At its heart, the concept of cloud is all about organisational transformation though the agile on-demand delivery of IT solutions; it is not so much about the technology itself, but what it enables. Cloud solutions enable us to challenge our thinking and ways of working at both a personal and contextual level, they have redefined how we can procure and implement IT, and redefine what is “achievable” when organisations are no longer shackled by the legacy constraints of labour, skills and capital.

So why is cloud, supported by mobile and social technology, so disruptive, compelling and sustainable a proposition? It boils down to four key inter-related forces which reinforce the momentum and which I would summarise as:

Momentum of consumerisation

Since the birth of man, it has been human nature to invent and to enrich our capabilities. Often we experience innovation and have access to technology in our personal lives that we can only wish was as available, intuitive, fun and dynamic at work. Coupled with this, most of us at some point also exist in three personas at once: as a citizen, as a member of a family and as a colleague in a work environment where culture not technology often artificially separates our needs. The innovation driven by our human experience is encroaching on our work lives and drives new ways of thinking of how to collaborate, communicate and compete.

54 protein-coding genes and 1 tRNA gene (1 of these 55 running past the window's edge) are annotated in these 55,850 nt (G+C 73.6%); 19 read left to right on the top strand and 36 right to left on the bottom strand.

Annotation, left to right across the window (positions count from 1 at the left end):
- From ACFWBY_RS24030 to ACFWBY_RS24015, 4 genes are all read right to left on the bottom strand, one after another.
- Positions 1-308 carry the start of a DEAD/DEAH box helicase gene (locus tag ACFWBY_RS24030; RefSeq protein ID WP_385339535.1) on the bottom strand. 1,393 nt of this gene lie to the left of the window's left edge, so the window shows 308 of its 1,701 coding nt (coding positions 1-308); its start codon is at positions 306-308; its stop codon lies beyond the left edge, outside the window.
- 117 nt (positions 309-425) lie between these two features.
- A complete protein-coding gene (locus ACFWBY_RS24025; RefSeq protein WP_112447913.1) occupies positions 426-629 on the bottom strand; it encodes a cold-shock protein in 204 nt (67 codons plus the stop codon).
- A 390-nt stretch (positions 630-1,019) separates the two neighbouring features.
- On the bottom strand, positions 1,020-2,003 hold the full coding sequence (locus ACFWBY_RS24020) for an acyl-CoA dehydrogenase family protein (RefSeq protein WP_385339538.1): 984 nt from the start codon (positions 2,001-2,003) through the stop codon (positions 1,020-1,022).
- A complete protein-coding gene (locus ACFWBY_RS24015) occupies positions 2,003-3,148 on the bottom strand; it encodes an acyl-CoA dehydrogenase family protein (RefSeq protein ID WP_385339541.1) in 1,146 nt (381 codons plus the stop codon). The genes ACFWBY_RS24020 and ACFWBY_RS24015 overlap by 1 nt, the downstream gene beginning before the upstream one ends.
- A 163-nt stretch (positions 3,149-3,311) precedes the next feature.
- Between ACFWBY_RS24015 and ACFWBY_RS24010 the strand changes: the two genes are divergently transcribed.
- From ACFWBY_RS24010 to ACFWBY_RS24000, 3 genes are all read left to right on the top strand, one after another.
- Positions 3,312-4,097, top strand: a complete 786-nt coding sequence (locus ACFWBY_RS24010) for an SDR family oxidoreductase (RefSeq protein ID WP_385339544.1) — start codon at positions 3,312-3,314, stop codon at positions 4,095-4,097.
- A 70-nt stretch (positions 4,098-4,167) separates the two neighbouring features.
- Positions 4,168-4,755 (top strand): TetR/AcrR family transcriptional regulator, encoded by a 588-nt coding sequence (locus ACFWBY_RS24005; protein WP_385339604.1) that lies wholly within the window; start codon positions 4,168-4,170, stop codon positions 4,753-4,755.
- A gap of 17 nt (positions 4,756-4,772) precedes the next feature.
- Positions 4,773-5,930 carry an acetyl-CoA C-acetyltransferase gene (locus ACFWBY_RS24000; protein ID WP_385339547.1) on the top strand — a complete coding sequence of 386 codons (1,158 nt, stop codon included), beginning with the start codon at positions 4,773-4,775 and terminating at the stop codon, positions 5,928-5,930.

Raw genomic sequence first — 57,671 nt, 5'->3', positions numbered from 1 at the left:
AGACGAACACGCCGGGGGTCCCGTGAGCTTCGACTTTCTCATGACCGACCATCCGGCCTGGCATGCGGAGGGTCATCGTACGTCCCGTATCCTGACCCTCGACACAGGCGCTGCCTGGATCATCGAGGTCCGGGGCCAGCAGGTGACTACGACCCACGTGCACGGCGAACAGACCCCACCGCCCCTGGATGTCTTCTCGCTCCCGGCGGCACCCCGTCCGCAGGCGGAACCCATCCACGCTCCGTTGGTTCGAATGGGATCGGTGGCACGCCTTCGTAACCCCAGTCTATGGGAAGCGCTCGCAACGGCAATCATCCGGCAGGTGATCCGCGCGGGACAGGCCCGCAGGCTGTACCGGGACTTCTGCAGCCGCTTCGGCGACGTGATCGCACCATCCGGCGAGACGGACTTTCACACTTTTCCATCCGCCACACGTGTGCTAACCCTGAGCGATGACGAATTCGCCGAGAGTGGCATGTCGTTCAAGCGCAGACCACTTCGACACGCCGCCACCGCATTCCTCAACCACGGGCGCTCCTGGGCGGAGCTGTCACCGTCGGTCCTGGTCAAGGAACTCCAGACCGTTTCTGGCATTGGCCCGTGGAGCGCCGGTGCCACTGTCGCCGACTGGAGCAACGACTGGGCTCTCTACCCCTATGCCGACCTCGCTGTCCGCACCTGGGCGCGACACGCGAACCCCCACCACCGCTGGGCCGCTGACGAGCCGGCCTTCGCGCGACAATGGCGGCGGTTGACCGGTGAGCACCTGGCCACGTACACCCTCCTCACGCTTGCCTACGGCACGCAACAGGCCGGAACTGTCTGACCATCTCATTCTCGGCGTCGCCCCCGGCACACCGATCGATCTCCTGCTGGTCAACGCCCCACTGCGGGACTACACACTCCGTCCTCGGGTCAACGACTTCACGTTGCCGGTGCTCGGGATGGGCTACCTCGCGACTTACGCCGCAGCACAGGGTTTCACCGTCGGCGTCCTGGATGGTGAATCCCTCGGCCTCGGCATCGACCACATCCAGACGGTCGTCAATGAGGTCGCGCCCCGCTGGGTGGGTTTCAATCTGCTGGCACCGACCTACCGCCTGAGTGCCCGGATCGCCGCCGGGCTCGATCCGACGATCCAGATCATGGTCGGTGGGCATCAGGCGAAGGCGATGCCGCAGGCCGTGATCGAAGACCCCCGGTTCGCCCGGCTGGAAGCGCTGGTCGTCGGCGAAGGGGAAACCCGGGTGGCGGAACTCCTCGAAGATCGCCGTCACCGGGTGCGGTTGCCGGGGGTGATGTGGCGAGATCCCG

Normalisation of context

No matter where we are, what time of day or what device is most accessible to us, we will continue to see an increasing normalisation of our experiences between smartphones, smart TVs, laptops, tablets, work stations and so on. The barrier between devices and interaction for user experience is getting smaller and enabling activities to be tackled efficiently in any context in a common format. The combination of cloud and mobile is fuelling the achievement of access anywhere on any device, fundamentally changing the boundaries of how and when we work.

Competing global dynamic